Accountants and auditors play an important role in the success of the businesses and organizations at the heart of our community’s and nation’s economy. It is not an overstatement to say this, and we say it without the slightest hubris. It is a privilege to be among those professionals with knowledge of financial standards and requirements, and with the skills in analyzing and communicating the data that is then used to make smart decisions. Our expertise helps organizations operate as efficiently as possible and perform well in a sustainable manner.
Likewise, we also appreciate that organizations need professionals who are aware of the regulations and the latest changes in those regulations. So, companies can avoid the fallout associated with non-compliance which, depending on the nature of the compliance failure, could result in hefty fees and penalties, and may present legal and PR implications with far-reaching consequences for one’s business and personal life.
We are proud to be able to add to this pool of exceptional talent. Our sustained strong performance over the past 70 years continues even in these uncertain times, as we are investing in new accountants and related professionals to augment the team’s considerable skill and experience. If you are making a career change or want to change “seats” on the “bus,” accounting offers so many different opportunities for professionals at all levels. O’Donnell, Ficenec, Wills & Ferdig’s team appreciates that talent with detail-oriented natures, a high degree of integrity and ethics, problem-solving and multi-faceted communication skills are all highly valued within this industry and, more specifically, within the firm.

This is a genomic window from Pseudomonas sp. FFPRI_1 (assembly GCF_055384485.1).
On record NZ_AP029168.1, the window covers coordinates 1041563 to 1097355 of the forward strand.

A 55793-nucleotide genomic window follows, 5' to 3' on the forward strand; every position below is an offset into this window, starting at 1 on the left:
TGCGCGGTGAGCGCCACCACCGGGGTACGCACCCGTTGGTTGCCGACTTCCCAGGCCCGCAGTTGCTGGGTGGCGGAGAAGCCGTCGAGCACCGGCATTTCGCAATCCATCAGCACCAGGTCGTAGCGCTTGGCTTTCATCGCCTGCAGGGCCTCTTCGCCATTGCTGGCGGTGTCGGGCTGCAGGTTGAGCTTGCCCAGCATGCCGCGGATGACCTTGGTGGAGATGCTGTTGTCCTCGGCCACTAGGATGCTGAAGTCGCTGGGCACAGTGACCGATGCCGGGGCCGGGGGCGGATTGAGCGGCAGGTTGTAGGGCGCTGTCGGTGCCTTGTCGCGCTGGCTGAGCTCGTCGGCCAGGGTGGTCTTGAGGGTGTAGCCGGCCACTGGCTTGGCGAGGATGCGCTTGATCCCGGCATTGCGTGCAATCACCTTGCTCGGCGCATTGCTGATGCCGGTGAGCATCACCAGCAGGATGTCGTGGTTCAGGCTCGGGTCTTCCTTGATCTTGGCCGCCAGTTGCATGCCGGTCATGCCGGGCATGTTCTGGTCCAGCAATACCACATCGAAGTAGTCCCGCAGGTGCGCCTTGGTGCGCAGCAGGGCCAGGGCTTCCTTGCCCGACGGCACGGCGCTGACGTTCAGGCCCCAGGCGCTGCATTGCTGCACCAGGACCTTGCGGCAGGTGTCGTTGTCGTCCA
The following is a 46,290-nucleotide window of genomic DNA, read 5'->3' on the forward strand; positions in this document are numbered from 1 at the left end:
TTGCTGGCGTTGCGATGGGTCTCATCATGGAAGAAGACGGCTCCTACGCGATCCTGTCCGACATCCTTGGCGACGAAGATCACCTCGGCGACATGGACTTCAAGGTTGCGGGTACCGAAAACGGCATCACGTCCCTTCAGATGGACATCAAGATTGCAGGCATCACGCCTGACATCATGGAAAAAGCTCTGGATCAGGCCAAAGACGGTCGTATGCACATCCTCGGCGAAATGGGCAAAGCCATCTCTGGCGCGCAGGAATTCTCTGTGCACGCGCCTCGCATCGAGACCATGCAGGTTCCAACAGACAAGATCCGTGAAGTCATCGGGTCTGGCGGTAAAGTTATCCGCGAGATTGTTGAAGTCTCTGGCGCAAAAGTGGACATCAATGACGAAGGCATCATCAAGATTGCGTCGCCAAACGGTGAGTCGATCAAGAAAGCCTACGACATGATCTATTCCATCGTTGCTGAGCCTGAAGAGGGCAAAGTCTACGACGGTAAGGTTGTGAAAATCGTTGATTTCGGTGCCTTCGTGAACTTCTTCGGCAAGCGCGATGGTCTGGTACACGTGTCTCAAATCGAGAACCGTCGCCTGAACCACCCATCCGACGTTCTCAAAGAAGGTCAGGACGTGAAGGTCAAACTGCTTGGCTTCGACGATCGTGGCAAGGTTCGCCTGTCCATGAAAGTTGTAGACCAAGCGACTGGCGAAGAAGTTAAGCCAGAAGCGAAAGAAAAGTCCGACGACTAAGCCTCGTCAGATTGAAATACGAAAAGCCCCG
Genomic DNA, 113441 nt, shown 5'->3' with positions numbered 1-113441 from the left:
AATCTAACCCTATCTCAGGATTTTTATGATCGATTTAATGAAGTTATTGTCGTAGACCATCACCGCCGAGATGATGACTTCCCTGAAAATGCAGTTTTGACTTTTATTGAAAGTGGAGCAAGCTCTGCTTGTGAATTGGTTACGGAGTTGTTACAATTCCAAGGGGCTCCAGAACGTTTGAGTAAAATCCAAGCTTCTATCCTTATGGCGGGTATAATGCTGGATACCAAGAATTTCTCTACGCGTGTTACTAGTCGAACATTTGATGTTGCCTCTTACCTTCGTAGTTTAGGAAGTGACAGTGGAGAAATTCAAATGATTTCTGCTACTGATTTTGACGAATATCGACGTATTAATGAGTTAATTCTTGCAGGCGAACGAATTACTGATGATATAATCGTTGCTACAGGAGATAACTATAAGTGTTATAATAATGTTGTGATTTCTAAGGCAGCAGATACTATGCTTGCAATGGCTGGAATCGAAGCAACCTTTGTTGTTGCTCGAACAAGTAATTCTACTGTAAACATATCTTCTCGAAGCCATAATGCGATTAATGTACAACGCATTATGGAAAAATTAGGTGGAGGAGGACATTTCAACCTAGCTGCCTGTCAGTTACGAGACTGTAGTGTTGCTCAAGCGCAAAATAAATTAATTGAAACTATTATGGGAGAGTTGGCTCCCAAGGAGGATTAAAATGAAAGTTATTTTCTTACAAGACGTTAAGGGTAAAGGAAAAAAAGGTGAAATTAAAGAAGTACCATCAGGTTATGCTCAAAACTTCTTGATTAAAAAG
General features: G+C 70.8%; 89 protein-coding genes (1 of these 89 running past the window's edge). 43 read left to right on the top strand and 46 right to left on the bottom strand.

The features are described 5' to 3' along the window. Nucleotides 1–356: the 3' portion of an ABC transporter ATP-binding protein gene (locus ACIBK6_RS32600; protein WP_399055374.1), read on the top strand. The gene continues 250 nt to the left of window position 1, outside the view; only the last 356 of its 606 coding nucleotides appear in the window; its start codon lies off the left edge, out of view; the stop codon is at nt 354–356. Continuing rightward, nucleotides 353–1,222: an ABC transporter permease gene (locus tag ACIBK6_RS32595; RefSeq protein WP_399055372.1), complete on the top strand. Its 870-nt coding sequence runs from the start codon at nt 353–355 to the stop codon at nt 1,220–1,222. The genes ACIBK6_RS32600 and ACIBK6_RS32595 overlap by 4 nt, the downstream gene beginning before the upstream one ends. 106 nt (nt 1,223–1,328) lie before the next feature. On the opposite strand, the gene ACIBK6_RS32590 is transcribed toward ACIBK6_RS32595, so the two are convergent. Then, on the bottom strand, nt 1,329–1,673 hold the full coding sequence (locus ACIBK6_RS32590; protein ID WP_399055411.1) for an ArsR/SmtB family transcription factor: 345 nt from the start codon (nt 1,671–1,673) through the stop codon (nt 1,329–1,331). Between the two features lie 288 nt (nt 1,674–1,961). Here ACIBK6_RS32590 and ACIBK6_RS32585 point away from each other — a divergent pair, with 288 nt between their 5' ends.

Careers with a bright future
There will always be a need for the skillsets that accountants, auditors, and tax professionals bring to the table. In fact, the U.S. Bureau of Labor Statistics reports that the profession is expected to grow at a rate of 4% over the next eight years. But the growth could be much higher, depending on how the economy performs. As one might imagine, the demand for accountants and related occupations is closely tied to the health of the overall economy. As we work our way out of the pandemic, and as many organizations post record-breaking sales due to the surprising effects of the social changes brought about by the crisis, there will be an even greater need to prepare and examine the “numbers.”